Changing the way Salesforce Admins and Developers think about client solutions.

Login Flow – Conditional and Customizable as of Summer ’15

It’s not often I get excited thinking about the possibilities for something, but as of Summer ’15 I don’t see a reason why every Salesforce org shouldn’t have at least one Login Flow queued up and ready to be used at the switch of a custom setting

Login Flow is one of those underrated pieces of Salesforce that people just haven’t started using yet.  I think that entering the world of Flow can be scary for a lot of people, and at first glance it also appears relatively inflexible.  You can set a message, but you have to set the same message for everyone in a profile, you assign it by profile, and to change the message you have to create a new version of the flow.  Just saying the words “New Version” is enough to scare off clients with a structured deployment and ALM process

This question came up on the Success Community today which triggered my memory on the release notes, which got me thinking how we can really make this work and be flexible for both messaging, and also the timing of when the message is used.

Login Flow in its most basic form is:

  1. A screen element in a flow with some textScreenElement
  2. A login flow assigning the screen to each applicable profileLoginFlow
  3. Someone logging in and seeing itFixed Message


The problem is that the entire profile sees the same message, and to stop the message you have to delete the login flow, or deactivate the flow itself.

What we want to do is extend that basic functionality so that the messaging can be easily turned on and off, and also customized.  Something as simple as addressing the user by name can really show the extra effort that has been put into your solution.

If you’ve come this far and are still scared of trying flow, head to Rakesh’s site.  I’m starting to feel like a broken record on this one.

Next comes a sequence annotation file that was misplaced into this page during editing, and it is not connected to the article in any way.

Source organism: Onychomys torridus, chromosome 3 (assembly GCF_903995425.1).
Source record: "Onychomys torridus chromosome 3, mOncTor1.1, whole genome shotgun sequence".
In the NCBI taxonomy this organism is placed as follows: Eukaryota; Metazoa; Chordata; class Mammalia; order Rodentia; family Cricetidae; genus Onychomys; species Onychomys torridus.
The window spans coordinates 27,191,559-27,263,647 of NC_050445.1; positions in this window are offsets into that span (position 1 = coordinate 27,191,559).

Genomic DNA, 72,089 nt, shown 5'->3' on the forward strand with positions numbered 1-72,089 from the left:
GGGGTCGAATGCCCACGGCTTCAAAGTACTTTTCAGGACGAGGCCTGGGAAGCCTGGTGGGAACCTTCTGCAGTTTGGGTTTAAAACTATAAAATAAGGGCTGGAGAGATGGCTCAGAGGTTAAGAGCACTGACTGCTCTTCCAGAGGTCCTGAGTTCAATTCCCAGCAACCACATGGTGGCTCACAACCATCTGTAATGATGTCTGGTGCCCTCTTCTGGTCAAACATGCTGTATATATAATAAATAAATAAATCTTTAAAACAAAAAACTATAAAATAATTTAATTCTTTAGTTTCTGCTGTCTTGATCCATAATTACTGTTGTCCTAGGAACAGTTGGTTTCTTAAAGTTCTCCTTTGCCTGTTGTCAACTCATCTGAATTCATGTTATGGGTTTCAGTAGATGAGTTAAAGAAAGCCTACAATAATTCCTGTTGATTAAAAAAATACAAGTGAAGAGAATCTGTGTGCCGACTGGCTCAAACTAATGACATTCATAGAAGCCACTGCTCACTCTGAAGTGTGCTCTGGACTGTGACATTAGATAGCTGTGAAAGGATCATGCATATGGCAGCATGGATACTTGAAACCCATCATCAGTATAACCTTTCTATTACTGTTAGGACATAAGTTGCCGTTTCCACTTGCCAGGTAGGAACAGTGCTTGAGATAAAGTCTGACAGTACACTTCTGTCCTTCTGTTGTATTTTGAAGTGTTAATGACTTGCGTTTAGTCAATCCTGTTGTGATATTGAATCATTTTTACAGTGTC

I liked using my Dev Org for this because

  1. I can try it out and make sure it makes sense
  2. I was quickly able to answer someone who asked if it showed up on Salesforce1
  3. I can tell myself funny jokes

So let’s get to it

Configurable Login Flow

It’s great when you have someone like Deepak around to track down the area of the release notes for you where it talks about Flow now accessing Global Variables, which is really what makes this possible.

So instead of hardcoding everything, we are going to create a custom label to hold the message, and a custom setting to determine whether to even show it at all.

Once you’ve finished with this, and my next post extending this solution, you’ll be able to think of all sorts of use cases now that Summer ’15 has arrived.

Custom Label

Custom labels are great as a way to store text in a place that still makes it configurable later on.  The obvious example is storing messages outside of Apex so that you don’t need to change the code to change the text – but it works for items like Flow as well.  In this case I can store the message outside of the flow, so that if I ever want to make a change I don’t need to create a new version.  I can also pass off the message handling to another person in the organization.  This facilitates a much more agile process for changing the messaging

Setup > Create > Custom Labels > New



Custom Setting

Here’s another area that isn’t used nearly enough in most orgs.  Custom Settings provide a ton of flexibility (like here!) once you get going with them.  If you want a good explanation of where they are useful try this one

First I need to create the setting from Setup > Develop > Custom Settings and make sure the type is Hierarchy


Second I need to create a new checkbox field as part of the setting


Third I need to set the Org Wide Setting to True for the checkbox.  We will reference this in our flow.

(I could also control it by Profile, or even by User)


Don’t be scared of the custom setting.  Just recently I was barely able to convince a client to use the Login Flow functionality, specifically because it couldn’t easily be turned on and off.  This solves that problem – as you’ll see

At this point we have everything we need outside of the flow, so now it’s time to build the thing.

  1. We have a custom label that provides our message
  2. We have a custom setting to determine whether it should run or not

Building our Flow

Our flow is going to consist of: